• Want to eat smaller portions? Use smaller dishes and silverware. It sounds weird, but it works.
  • On a similar note: If you want to eat better, fill your house only with healthy foods. Make a list before going to the store and stick to it. That way, when it comes time to eat a meal at home, you won’t have easily accessible junk food to tempt you, and going out in search of more will be more effort than just cooking what you already have.
  • Need to drink more water every day? Fill a large container with water and keep it close to you. Anytime you start to feel thirsty, it’ll be right there waiting so you’re not as tempted to go get a sweet drink.
  • Have some other habit you’d like to start and stick to over the long haul? Get an app that tracks your progress and motivates you to not break the chain.

The flip side of all this is, environment is everything. All of what I’ve said thus far applies just as much in reverse. If you surround yourself with junk food, or keep a bunch of games installed on your phone that can distract you from getting things done, or even if you hang out with overly negative/critical people, then you’re going to have a much harder time getting anything accomplished.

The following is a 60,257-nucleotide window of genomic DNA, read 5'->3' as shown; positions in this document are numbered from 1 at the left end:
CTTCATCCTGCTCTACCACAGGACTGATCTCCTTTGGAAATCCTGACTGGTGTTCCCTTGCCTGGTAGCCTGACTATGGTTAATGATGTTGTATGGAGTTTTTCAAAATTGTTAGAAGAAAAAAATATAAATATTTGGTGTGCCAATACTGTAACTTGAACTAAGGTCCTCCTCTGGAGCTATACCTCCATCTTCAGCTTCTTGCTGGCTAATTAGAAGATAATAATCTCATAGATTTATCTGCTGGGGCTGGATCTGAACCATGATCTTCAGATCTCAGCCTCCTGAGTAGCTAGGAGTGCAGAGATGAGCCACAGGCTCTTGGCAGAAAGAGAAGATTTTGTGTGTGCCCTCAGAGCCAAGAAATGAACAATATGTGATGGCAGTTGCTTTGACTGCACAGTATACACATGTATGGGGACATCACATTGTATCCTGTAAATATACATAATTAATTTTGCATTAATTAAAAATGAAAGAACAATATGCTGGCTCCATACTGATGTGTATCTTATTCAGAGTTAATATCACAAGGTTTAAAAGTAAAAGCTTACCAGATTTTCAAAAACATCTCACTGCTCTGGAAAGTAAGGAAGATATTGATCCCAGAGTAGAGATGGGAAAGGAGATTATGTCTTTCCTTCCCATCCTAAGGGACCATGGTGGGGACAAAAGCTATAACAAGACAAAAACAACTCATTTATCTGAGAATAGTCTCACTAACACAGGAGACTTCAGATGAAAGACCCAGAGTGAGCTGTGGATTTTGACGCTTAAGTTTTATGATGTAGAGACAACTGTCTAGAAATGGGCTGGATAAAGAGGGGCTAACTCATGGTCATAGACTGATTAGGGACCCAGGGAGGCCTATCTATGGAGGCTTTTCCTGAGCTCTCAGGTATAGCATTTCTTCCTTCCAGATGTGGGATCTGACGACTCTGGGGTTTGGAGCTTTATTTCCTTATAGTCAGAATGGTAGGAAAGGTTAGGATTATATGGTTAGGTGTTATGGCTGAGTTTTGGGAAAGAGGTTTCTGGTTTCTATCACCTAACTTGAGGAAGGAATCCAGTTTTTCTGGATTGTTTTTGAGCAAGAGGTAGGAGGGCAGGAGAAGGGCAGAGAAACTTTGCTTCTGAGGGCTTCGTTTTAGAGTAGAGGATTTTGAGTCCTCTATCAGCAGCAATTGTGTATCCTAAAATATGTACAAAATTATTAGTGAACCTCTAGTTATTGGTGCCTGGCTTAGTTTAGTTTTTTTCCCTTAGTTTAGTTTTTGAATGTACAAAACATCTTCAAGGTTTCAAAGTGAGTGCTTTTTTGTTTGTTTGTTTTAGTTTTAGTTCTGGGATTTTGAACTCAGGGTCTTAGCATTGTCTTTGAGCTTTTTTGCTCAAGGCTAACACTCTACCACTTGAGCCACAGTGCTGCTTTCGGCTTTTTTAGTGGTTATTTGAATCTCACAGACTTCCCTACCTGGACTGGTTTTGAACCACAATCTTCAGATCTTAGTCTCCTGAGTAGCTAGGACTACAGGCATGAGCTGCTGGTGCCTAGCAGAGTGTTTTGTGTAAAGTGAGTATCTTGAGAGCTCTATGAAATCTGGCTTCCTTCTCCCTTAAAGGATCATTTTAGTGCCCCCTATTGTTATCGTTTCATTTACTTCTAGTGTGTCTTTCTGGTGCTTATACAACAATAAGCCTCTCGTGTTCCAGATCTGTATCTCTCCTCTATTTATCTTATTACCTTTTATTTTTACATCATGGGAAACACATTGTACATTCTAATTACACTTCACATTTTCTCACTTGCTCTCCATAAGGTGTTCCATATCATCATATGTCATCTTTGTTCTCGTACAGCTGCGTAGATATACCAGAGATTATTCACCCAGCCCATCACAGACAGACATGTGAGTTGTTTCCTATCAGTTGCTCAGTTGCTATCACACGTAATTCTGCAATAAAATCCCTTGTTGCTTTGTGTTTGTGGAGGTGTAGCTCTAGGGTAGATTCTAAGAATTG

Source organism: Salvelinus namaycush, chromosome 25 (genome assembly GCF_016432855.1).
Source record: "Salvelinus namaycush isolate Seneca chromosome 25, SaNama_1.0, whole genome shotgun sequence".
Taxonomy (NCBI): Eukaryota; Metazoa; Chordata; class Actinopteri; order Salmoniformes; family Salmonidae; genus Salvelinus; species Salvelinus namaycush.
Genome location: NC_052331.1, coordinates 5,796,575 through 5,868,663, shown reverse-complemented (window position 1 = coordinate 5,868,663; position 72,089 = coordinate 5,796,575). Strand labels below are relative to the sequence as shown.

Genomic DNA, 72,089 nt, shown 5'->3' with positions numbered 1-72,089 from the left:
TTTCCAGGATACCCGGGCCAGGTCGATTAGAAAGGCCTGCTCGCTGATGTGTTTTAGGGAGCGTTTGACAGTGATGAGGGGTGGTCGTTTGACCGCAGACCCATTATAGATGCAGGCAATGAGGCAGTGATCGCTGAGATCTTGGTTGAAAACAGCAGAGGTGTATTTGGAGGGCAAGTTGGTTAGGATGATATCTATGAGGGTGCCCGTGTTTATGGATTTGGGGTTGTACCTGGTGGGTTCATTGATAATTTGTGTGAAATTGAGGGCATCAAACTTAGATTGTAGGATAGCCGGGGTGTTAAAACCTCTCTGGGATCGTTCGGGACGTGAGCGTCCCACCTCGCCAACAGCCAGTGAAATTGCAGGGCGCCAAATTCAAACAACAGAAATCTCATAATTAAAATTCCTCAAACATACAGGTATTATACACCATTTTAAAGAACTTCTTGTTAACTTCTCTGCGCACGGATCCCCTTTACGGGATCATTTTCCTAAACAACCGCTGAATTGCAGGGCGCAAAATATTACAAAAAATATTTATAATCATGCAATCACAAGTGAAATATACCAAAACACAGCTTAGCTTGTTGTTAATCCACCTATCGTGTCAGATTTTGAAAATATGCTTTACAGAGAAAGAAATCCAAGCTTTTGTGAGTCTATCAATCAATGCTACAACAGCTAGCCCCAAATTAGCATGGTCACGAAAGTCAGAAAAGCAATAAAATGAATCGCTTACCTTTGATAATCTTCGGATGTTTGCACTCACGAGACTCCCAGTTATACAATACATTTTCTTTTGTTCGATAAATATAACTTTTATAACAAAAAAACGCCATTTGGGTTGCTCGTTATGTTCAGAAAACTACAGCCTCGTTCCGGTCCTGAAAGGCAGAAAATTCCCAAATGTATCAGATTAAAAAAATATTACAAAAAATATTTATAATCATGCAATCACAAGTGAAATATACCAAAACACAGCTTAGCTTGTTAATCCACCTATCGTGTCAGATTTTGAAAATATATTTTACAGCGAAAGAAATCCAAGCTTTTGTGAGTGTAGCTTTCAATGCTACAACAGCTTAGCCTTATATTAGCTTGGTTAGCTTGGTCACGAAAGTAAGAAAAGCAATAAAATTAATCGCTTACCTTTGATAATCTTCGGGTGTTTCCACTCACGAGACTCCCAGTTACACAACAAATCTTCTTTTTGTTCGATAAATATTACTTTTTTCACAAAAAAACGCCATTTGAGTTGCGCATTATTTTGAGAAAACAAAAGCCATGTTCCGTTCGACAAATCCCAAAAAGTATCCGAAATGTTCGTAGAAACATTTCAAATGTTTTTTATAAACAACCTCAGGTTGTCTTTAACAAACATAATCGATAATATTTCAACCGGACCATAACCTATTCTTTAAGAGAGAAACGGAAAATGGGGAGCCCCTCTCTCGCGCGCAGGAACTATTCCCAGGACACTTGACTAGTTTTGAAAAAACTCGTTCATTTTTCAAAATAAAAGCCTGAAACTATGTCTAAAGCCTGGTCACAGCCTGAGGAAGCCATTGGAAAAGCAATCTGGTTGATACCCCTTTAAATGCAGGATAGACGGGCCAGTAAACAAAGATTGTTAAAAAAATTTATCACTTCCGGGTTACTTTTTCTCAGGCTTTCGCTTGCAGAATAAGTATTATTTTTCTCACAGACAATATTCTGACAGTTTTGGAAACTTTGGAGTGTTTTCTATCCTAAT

When I talk about “engineering your environment”, it’s just as much about weeding out the bad components as it is adding useful ones.

In Conclusion

Small, subtle changes to your environment can have a profound effect on your ability to get things done. In the end, it’s still up to you to maintain momentum once you’ve started, but if you can just do one tiny thing to get started on the right track, the rest will come easily.